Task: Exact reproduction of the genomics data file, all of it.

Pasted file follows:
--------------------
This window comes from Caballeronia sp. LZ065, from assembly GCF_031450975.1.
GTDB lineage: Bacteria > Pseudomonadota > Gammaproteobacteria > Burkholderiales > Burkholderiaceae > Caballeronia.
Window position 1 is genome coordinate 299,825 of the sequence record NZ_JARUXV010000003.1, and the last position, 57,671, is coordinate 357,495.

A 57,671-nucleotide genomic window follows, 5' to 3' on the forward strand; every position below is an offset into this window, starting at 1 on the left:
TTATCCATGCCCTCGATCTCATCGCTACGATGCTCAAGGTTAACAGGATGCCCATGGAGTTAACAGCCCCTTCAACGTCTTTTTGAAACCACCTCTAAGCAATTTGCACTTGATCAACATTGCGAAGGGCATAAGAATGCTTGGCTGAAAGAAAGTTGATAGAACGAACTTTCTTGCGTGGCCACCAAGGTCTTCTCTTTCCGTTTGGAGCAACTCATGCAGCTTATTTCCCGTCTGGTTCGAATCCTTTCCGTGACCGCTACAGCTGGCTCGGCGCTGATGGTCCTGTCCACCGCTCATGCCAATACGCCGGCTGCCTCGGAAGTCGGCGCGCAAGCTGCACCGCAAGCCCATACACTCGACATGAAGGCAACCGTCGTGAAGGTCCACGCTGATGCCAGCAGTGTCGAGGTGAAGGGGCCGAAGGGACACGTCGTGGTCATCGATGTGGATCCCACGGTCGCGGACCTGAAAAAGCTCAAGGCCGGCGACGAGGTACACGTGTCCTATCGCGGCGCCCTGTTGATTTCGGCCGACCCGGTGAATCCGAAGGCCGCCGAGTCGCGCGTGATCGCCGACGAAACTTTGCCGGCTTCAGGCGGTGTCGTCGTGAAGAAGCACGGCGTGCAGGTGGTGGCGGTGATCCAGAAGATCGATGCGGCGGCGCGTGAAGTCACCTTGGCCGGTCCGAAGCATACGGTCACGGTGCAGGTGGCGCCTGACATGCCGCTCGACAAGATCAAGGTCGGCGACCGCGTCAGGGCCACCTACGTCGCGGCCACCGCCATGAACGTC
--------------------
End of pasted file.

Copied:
This window comes from Caballeronia sp. LZ065, from assembly GCF_031450975.1.
GTDB lineage: Bacteria > Pseudomonadota > Gammaproteobacteria > Burkholderiales > Burkholderiaceae > Caballeronia.
Window position 1 is genome coordinate 299,825 of the sequence record NZ_JARUXV010000003.1, and the last position, 57,671, is coordinate 357,495.

A 57,671-nucleotide genomic window follows, 5' to 3' on the forward strand; every position below is an offset into this window, starting at 1 on the left:
TTATCCATGCCCTCGATCTCATCGCTACGATGCTCAAGGTTAACAGGATGCCCATGGAGTTAACAGCCCCTTCAACGTCTTTTTGAAACCACCTCTAAGCAATTTGCACTTGATCAACATTGCGAAGGGCATAAGAATGCTTGGCTGAAAGAAAGTTGATAGAACGAACTTTCTTGCGTGGCCACCAAGGTCTTCTCTTTCCGTTTGGAGCAACTCATGCAGCTTATTTCCCGTCTGGTTCGAATCCTTTCCGTGACCGCTACAGCTGGCTCGGCGCTGATGGTCCTGTCCACCGCTCATGCCAATACGCCGGCTGCCTCGGAAGTCGGCGCGCAAGCTGCACCGCAAGCCCATACACTCGACATGAAGGCAACCGTCGTGAAGGTCCACGCTGATGCCAGCAGTGTCGAGGTGAAGGGGCCGAAGGGACACGTCGTGGTCATCGATGTGGATCCCACGGTCGCGGACCTGAAAAAGCTCAAGGCCGGCGACGAGGTACACGTGTCCTATCGCGGCGCCCTGTTGATTTCGGCCGACCCGGTGAATCCGAAGGCCGCCGAGTCGCGCGTGATCGCCGACGAAACTTTGCCGGCTTCAGGCGGTGTCGTCGTGAAGAAGCACGGCGTGCAGGTGGTGGCGGTGATCCAGAAGATCGATGCGGCGGCGCGTGAAGTCACCTTGGCCGGTCCGAAGCATACGGTCACGGTGCAGGTGGCGCCTGACATGCCGCTCGACAAGATCAAGGTCGGCGACCGCGTCAGGGCCACCTACGTCGCGGCCACCGCCATGAACGTC